I wanted, for the sake of balance, to include 5 Star reviews of a horrible book but it seems easier to agree on what constitutes great literature than what constitutes drivel.

Any author who has received a one star review on Amazon--and I would hazard to say that practically all published authors have--take heart! You're in excellent company.

Have you ever thrown a book across the room on frustration? What book was the worst book you've ever read? What was the thing you disliked most about it?

Other articles you might like:

- The Writer's Journey: Writer As Hero
- Hugo Gernsback And The Future That Might Have Been
- Writing And The Monomyth, Part Two

Photo credit: "A Storm of Swords" by flossyflotsam under Creative Commons Attribution 2.0.


  1. Before I began to write, I had this thing about finishing a book once I started it. Don't ask me why, but that's the way I am. Which is why Ulysses and Finnegan's Wake are not going to be read. Back in those days, I suffered through a Hemingway novel, and The Great Gatsby, and The Name of The Rose. Those three books were really, really hard for me to read. There was only ONE book that I put down, and that was Moby Dick.

    I've matured a bit as a writer, and as the recipient of some stinging reviews for my own stuff to realize that books that used to SUCK! actually are just not for me. And my list of Did Not Finish has grown- I can't waste the time on the wrong stuff.

    My tastes aren't universal, they're mine. Even so, I am flummoxed- flummoxed I say!- that Moby Dick has such a reputation.

    1. "And my list of Did Not Finish has grown- I can't waste the time on the wrong stuff."

      I hear that! I used to feel compelled to finish a book once I started it, but no longer. Life is too short.

      "My tastes aren't universal, they're mine. Even so, I am flummoxed- flummoxed I say!- that Moby Dick has such a reputation."

      Well, you're in good company! To me this helps demonstrate the truth that no book is good full-stop. Each book has its market, its devotees. It's just a matter of finding them.

  2. I found Moby Dick hard going at first. It's easy to question the relevance of some chapters. I think the one star reviews mainly came from people who never finished it though, because how could you not love that ending.

    I read it about a year ago and I've found that since then I've mulled over that novel a lot, possibly more than any other. I'd now go as far as saying it's one of the best novels I've ever read, even though that is certainly not how I felt when reading it. I might just pick it up again after reading your article though.

    1. "I read it about a year ago and I've found that since then I've mulled over that novel a lot, possibly more than any other."

      Now THAT's the sign of great literature! I'm thrilled my article made you want to read Moby Dick again. :-)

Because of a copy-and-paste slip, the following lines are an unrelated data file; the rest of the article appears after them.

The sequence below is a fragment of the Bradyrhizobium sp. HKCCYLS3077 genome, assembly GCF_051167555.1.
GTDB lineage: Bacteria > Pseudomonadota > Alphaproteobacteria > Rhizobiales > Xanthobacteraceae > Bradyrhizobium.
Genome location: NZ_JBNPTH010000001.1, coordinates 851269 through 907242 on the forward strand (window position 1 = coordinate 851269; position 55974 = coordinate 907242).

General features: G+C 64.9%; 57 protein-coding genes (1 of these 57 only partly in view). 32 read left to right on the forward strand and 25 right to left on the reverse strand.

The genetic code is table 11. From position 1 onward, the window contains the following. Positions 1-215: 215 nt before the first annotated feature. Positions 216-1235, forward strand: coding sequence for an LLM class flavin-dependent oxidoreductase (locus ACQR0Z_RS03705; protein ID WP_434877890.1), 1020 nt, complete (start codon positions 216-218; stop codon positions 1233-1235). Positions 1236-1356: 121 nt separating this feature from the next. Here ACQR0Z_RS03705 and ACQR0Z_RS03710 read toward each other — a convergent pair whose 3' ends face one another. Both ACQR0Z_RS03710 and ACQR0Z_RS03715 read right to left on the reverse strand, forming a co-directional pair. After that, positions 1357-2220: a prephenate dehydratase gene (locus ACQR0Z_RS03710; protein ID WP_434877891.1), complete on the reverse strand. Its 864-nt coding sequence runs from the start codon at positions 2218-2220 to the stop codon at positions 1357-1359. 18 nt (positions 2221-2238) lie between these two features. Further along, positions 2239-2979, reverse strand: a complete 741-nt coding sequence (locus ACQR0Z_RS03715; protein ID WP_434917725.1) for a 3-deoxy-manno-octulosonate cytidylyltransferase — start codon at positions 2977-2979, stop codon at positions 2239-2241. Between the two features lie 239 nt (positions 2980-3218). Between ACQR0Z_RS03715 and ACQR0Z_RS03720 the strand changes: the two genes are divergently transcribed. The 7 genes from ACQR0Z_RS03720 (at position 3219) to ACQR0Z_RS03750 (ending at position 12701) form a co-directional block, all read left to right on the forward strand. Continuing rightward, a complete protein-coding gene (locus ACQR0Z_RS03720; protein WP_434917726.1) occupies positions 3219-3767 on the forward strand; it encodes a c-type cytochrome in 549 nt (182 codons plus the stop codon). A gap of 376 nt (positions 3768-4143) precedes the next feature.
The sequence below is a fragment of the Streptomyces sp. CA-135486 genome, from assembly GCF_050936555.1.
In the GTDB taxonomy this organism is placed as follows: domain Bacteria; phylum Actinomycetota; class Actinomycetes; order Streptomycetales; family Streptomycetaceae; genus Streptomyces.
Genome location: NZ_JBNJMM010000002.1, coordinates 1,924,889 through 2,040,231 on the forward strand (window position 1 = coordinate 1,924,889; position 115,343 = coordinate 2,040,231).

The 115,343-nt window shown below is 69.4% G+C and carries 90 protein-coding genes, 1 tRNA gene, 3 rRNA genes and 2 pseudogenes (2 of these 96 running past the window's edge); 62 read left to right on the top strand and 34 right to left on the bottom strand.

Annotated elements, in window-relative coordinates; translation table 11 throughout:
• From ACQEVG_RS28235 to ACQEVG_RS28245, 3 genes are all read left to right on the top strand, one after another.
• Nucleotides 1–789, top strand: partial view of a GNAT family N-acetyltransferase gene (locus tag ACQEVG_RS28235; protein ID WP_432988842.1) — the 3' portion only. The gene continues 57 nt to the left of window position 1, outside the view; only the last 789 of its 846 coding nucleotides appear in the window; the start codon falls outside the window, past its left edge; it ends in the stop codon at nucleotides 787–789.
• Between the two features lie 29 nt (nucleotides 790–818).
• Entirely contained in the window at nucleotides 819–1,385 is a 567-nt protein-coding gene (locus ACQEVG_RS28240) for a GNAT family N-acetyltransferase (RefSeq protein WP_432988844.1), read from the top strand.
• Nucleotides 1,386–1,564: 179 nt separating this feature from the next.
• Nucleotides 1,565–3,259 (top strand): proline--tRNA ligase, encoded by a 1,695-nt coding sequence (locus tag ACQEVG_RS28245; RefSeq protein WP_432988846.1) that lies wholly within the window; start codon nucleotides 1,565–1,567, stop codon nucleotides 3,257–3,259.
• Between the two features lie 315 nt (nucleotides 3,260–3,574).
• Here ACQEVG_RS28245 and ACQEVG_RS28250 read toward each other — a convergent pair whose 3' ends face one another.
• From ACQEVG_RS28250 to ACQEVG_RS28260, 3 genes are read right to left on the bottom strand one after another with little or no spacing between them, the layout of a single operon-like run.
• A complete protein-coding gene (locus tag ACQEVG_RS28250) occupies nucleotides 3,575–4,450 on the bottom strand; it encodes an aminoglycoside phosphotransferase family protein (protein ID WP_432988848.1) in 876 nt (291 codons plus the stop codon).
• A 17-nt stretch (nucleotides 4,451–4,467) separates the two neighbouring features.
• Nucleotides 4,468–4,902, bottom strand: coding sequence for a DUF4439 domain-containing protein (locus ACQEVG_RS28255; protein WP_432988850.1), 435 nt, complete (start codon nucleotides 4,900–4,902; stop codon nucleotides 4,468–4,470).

3. I downloaded Moby Dick on my Kindle (for free) a few months ago, but I doubt I'll get around to reading it. There are so many other books out there that interest me more than Melville's classic.

    1. That's just it, isn't it? We each have a limited amount of time--I'm not able to read half of what I'd like--so we have to pick and choose. It's difficult.

      Thanks for your comment!

  4. Moby Dick is amazing! Certainly one of the best books I've read.

    This infinite interpretability, and symbolic richness often makes chapters seem to swoosh up to the heavens. It’s quite a mind-opening experience - one moment you are reading about the physical specifications of a whale skeleton and then suddenly your mind is tumbling and reeling as Melville has laid bare some essential moment of the human condition in language that is now, all at once, abstract, biblical, symbolic and emphatic.

    1. I think I need to read Moby Dick! Thanks for your comment Adam. :)

  5. Amazon reviews are becoming worse, I know the guestimate is that 60% of Amazon reviews are actually fake and the one star review seems to becoming as popular as the five star. In the case of eBooks, I download and read the sample first, then maybe go to the reviews if still unsure. You need a real thick skin these days to publish on Amazon though especially as an Indie.

    As for one star reviews that have made me smile here are a couple from different books...

    "This brings to mind other titles in the genre, such as, "I was a teenage SAS man." and "How I joined the SAS during my summer holidays." Both written by a chap called Walter Mitty. If you are older than twelve give this one a miss."

    "what a complete waste of space badly writen very poor grammer sheer complete utter rubbish i would note give 1 star for this"

    1. This comment has been removed by the author.

    2. Ack! My cat deleted my comment. :(

      Let me try that again.

      "In the case of eBooks, I download and read the sample first, then maybe go to the reviews if still unsure."

      Me too; I think that's a great way of finding what one likes.

      Sorry about the one star reviews; the important thing is it doesn't stop you writing and publishing.


Because of the number of bots leaving spam I had to prevent anonymous posting. My apologies. I do appreciate each and every comment.